Steered beams are essentially the combination of two technologies: Beam-forming and beam steering.
Beam-forming is achieved by using phased array antennas to create a narrow beam directed at each mobile in the downlink. The antenna elements form a phased array antenna that have very small spacing (usually half a wavelength). By virtue of the small spacing, transmitted signals from the array antennas are added constructively in one particular direction and are added destructively (or nullified) in all other directions. The net effect is a narrow pencil-shaped beam. In contrast, transmit diversity antennas have to be spaced at multiple wavelengths to reduce the correlation between the propagation paths and produce a diversity gain.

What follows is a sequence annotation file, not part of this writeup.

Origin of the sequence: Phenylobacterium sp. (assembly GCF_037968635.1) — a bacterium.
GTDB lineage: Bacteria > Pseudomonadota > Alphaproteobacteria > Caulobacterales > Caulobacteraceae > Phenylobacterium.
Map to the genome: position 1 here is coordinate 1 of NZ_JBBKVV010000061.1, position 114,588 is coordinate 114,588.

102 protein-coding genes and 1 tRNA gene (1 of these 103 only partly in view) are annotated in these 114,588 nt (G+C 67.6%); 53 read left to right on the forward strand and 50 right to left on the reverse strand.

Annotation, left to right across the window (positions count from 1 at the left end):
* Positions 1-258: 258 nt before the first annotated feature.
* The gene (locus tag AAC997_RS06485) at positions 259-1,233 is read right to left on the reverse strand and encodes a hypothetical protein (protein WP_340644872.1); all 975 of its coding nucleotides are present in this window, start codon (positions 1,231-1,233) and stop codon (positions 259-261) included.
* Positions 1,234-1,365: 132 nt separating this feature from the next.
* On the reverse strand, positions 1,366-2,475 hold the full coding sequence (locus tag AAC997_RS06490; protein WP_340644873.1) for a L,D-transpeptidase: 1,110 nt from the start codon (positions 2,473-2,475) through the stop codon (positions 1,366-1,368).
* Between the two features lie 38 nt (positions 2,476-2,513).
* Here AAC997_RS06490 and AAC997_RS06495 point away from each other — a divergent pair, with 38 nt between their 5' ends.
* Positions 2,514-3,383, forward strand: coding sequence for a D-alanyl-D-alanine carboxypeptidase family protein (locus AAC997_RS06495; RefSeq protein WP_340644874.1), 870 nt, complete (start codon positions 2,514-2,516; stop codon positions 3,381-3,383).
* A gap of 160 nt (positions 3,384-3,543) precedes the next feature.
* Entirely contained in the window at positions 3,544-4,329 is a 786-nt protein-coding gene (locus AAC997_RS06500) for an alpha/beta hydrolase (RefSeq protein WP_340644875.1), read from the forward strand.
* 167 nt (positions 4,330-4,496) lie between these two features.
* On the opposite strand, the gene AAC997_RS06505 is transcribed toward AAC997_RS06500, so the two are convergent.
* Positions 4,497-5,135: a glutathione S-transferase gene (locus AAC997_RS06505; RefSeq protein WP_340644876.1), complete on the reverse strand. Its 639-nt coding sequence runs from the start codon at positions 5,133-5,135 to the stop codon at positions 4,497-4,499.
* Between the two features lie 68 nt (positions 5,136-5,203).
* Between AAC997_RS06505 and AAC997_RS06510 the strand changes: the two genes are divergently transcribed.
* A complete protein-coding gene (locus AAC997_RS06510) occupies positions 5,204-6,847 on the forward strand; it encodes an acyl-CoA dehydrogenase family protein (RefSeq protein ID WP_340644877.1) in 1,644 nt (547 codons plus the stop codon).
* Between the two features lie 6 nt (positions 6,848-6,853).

Beam steering is achieved by altering the signal phases that feed each of the antenna array elements. This alters the direction in which the signals are added constructively. Feedback information from the mobile terminal is required to continuously alter the phases in such a way that makes the beam follow the mobile as it is moving.